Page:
Tuesday, June 1, 2010

ACLU of Texas Condemns Reported Sexual Abuse at Hutto Facility

Disturbing Allegations Underscore Urgent Need for Reform

Contact: Jose Medina, Media Coordinator, ACLU of Texas, (512) 478-7300 x 103; jmedina@aclutx.org

AUSTIN – The American Civil Liberties Union (ACLU) of Texas is deeply disturbed about reports that female detainees held at the T. Don Hutto Detention Facility in Taylor, Texas were sexually abused by a guard employed by the Corrections Corporation of America, a private for-profit prison management company that operates the facility under contract with the U.S. Department of Homeland Security. The women were reportedly groped while they were patted down, and at least one woman was reportedly propositioned for sex.

“The continued occurrence of sexual assault in immigration detention facilities demonstrates the need for Immigration and Customs Enforcement to move more aggressively in implementing reforms like improving detention standards, strengthening federal oversight of private providers like GEO and CCA, or better yet, eliminating the use of contract providers altogether,” said Lisa Graybill, Legal Director for the ACLU of Texas.

In recent years guards have been accused of assaults of women at a number of immigrant detention facilities in Texas. Also at Hutto, another CCA guard was fired in May 2007 after he was discovered having sex with a detainee in her cell. In 2008, a guard employed by another private prison provider, GEO, at the South Texas Detention Facility in Pearsall reportedly impregnated at least one detainee. Most recently, in April 2010, a guard at the Port Isabel Detention Facility in Los Fresnos, Texas was sentenced to three years in prison for sexually assaulting female detainees being kept in medical isolation.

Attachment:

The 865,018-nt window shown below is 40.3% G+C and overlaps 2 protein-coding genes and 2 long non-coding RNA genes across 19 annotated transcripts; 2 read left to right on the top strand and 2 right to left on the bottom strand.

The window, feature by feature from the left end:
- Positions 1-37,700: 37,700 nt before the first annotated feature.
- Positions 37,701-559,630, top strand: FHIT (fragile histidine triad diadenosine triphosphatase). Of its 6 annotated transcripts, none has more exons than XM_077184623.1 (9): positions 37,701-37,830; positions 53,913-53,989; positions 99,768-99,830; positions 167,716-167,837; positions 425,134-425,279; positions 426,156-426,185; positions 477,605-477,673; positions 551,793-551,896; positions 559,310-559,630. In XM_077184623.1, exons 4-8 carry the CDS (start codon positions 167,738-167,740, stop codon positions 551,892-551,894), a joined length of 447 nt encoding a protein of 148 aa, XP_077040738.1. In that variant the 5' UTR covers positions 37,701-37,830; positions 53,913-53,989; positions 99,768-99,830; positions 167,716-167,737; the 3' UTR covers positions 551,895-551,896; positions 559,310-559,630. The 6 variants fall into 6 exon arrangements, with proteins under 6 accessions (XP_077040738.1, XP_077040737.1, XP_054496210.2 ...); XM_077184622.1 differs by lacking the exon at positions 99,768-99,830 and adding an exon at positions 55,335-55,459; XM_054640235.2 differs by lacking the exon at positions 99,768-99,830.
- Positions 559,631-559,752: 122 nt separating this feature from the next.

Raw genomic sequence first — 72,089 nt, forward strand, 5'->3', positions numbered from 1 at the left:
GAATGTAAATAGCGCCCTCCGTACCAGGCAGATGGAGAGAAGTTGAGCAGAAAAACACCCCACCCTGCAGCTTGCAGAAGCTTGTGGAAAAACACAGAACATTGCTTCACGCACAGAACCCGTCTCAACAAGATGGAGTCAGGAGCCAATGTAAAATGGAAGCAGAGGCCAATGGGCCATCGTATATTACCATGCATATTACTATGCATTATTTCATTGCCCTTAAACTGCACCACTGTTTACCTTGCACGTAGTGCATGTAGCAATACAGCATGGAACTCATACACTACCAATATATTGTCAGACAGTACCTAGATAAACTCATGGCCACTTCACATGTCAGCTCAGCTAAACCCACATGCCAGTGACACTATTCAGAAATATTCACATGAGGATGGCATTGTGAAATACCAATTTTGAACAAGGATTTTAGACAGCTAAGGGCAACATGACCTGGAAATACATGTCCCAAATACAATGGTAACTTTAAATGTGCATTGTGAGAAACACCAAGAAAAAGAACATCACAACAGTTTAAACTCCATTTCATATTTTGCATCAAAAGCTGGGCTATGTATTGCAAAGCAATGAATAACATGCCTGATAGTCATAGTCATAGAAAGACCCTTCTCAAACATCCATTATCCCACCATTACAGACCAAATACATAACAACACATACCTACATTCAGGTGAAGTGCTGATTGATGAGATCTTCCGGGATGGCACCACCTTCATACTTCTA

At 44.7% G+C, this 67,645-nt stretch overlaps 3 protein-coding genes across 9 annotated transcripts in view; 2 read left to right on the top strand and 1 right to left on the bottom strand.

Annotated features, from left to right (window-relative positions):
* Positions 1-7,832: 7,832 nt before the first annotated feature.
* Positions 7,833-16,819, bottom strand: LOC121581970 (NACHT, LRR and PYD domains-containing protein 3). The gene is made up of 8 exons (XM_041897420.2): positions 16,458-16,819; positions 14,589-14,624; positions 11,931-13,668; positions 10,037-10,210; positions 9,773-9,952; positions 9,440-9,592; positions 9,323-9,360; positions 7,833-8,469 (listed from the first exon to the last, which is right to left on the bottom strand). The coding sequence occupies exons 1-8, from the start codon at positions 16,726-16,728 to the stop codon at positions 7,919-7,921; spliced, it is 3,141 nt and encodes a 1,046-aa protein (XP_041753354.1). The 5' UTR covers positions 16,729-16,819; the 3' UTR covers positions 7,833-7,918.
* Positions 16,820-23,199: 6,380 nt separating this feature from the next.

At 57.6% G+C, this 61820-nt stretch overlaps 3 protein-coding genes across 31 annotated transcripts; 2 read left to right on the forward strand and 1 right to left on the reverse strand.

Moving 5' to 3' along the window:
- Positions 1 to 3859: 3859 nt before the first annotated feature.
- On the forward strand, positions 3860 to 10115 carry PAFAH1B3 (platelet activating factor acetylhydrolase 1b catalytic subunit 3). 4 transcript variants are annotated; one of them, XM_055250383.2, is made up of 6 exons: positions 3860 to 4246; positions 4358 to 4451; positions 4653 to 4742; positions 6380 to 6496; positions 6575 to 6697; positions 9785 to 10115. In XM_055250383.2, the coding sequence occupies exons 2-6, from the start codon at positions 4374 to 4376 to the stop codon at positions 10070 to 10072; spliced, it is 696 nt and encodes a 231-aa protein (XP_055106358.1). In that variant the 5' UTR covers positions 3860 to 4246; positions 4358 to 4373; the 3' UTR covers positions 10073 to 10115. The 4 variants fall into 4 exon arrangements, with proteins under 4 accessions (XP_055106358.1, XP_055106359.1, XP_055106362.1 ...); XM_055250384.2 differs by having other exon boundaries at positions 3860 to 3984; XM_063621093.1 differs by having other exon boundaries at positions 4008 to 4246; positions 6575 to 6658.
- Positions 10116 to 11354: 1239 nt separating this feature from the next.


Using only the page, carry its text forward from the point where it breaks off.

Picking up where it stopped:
“The fact that private prison providers have repeatedly failed to prevent abuse of detainees in their care, yet continue to profit from lucrative contracts with the federal government, offends basic American values,” said Terri Burke, Executive Director for the ACLU of Texas.

“Sadly, the most unusual aspect of this incident may be that the abused women actually complained,” added Graybill. “Immigrant detainees, particularly women, are especially vulnerable to abuse because they may not speak English, and may be afraid of retaliation if they speak up. Victims may be promised help with citizenship proceedings if the comply, and threatened with rapid deportation if they resist.”

The ACLU of Texas, along with the National ACLU and the University of Texas School of Law Immigration Clinic, successfully sued the federal government in 2007 over the conditions of confinement for children being detained at Hutto with their families. Shortly after the ACLU’s settlement agreement with ICE expired last year, the federal government stopped holding children at Hutto.

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